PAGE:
John Knowles

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Introduction

(Contemporary Literary Criticism)

John Knowles 1926–

American novelist, short story writer, and essayist.

Fascinated by the era affected by World War II, Knowles often places his fiction during that period. He writes of young heroes facing the tests of modern life. His young male protagonists arrive at a painful awakening, the realization of the evil in society and in themselves. Knowles perceives this realization as their major step toward manhood.

Knowles's most famous novel, A Separate Peace, is characteristic of his greatest concerns. This fictional account of a young man's moral and emotional maturation has been consistently popular with young adults since its publication in 1960. Like most of Knowles's other works, A Separate Peace portrays two protagonists who battle with the love/hate relationship that evolves out of their strikingly different views of life. Gene and Phineas exemplify Knowles's use of doubles to portray the dichotomy in the American personality, which Knowles characterizes as "a careful Protestant with a savage stirring in his insides."

Following A Separate Peace, almost universally considered a classic, beautifully wrought novel, Knowles wrote several works which failed to attain the critical acclaim of this first novel. Even his recent Peace Breaks Out, which shares the elite prep school setting and a similar theme with A Separate Peace, does not fulfill its promise.

(See also CLC, Vols. 1, 4, 10; Contemporary Authors, Vols. 17-20, rev. ed.; Something about the Author, Vol. 8; and Dictionary of Literary Biography, Vol. 6.)

Simon Raven

(Contemporary Literary Criticism)

[A Separate Peace], modest as it is in tone, is likely to leave you thinking. The misuse of science now makes it necessary to articulate a new and purely practical form of Pacifism, a Pacifism which, free of crankiness and owing nothing to religious sensitivity, depends entirely on simple common sense. From now on, people must say, war will mean not only a shortage of cakes and ale but the end of everything. It is this form of protest, of personal withdrawal from political folly which, among other things, makes such pleasant reading of John Knowles's A Separate Peace. It is the story of two friends at a smart American preparatory school (for 'preparatory' read 'public' in this country) at the time when America first joined the Second World War. In the beginning the younger boys are more or less ignored while their elders are hurriedly prepared for the blood bath; but as time goes on the whole school is efficiently geared to the conditioning of cannon-fodder, and every aspect of work and play comes to be valued, by masters who are themselves too old to fight, only in so far as it is a preparation for the trial to come…. Gene, the intellectually inclined narrator, has a fit of insane resentment and causes his athletic friend, Phineas, to break his leg. Phineas, so badly crippled that he will be out of the war in any case, broods over the separate peace thus forced upon him and eventually decides that the war is entirely spurious, that the whole thing has been thought up by Roosevelt, Churchill and the authorities in gen-eral simply because they are old men jealous of youth and pleasure….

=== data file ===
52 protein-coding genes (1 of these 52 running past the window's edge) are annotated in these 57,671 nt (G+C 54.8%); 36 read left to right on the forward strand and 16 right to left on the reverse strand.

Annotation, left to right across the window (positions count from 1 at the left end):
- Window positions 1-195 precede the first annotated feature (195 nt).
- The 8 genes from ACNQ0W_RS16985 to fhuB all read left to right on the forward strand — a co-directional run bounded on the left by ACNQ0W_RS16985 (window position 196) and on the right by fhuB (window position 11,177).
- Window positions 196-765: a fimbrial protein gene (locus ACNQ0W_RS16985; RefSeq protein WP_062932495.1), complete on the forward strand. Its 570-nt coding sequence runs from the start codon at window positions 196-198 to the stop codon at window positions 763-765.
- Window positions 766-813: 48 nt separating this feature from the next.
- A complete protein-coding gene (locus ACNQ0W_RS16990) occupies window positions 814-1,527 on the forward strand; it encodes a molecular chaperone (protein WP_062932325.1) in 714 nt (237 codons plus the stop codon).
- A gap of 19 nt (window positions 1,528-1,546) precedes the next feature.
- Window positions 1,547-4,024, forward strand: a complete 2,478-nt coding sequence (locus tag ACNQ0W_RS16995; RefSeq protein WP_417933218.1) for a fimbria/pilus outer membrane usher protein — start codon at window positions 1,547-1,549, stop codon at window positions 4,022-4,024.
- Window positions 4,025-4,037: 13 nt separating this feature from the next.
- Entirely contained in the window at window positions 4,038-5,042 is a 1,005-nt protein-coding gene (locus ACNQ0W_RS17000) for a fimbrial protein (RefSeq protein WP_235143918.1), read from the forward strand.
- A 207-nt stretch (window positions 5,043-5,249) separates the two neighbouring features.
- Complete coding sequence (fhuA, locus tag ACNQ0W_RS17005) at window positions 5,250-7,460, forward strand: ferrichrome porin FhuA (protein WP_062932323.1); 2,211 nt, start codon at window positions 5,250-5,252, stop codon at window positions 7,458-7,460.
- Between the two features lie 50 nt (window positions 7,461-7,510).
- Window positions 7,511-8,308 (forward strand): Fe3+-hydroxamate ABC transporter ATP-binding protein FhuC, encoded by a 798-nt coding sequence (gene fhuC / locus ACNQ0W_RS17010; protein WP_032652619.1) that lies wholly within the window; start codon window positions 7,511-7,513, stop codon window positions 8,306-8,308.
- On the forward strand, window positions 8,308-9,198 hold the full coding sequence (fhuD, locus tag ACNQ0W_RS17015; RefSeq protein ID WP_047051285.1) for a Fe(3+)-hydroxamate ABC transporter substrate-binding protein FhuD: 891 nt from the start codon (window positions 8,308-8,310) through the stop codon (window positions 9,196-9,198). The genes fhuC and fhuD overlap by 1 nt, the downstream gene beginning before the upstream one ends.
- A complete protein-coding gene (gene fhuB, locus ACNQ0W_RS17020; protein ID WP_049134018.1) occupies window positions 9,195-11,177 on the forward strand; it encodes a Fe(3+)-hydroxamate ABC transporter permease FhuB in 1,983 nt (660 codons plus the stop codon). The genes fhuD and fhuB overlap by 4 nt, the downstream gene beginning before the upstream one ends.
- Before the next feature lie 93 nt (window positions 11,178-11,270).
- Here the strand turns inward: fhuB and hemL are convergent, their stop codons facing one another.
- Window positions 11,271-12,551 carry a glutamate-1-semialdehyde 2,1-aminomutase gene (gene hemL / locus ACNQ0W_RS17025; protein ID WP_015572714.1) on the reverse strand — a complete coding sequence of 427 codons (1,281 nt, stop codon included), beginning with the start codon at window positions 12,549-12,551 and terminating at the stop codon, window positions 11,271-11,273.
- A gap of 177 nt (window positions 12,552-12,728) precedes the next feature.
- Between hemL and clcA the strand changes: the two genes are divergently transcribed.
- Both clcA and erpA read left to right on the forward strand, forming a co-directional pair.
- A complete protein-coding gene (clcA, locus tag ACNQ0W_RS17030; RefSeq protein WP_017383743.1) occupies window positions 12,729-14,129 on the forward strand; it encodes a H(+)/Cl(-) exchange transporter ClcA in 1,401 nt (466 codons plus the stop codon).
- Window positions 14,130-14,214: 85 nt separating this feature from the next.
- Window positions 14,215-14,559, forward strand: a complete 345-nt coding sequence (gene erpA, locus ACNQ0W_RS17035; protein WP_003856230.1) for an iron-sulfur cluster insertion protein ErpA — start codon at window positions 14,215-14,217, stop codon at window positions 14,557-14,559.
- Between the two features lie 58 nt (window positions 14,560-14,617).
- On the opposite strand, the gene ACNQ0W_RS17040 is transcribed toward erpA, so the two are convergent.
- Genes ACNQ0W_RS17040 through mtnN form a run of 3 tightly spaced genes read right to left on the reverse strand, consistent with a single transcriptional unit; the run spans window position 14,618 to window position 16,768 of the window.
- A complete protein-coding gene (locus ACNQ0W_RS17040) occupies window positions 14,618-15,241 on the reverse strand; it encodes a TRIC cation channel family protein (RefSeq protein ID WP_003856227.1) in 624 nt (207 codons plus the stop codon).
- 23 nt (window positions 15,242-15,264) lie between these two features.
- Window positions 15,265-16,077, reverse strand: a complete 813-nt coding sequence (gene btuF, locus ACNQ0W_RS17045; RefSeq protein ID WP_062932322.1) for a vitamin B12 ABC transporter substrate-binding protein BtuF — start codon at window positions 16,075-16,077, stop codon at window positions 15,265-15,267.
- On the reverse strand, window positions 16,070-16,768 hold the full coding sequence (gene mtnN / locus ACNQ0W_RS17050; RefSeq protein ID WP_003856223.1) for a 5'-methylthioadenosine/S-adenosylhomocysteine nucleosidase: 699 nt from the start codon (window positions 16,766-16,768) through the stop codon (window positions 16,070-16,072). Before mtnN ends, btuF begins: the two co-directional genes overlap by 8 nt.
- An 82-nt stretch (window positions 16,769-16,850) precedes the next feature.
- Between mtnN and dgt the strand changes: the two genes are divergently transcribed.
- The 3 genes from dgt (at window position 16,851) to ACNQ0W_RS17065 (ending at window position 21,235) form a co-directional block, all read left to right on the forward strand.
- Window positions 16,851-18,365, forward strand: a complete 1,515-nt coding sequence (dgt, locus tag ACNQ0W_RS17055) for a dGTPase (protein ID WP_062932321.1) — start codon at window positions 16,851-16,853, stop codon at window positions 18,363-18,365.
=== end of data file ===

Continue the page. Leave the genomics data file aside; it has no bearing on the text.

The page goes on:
Phineas, of course, is in part rationalising his annoyance at being out of something; but the more sensitive Gene accepts what he says as an important truth. So privately and together they resist the war and all it implies until reality makes itself felt—sickeningly so—in its own good time…. In emphasising the wider theme of this book, I have done less than justice to other matters—the quietly told story of the boys' relationship and its crises, the sweat and hopeless melancholy which pervades the whole. But then the real importance of Mr. Knowles's novel does indeed lie in its account of the attempt, made by two powerless individuals, to dissociate themselves from them and the follies for which they are responsible. It is an attempt strictly in accord with the principles of the 'commonsense' pacifism I described above—but an attempt doomed...

(The entire section is 23,361 words.)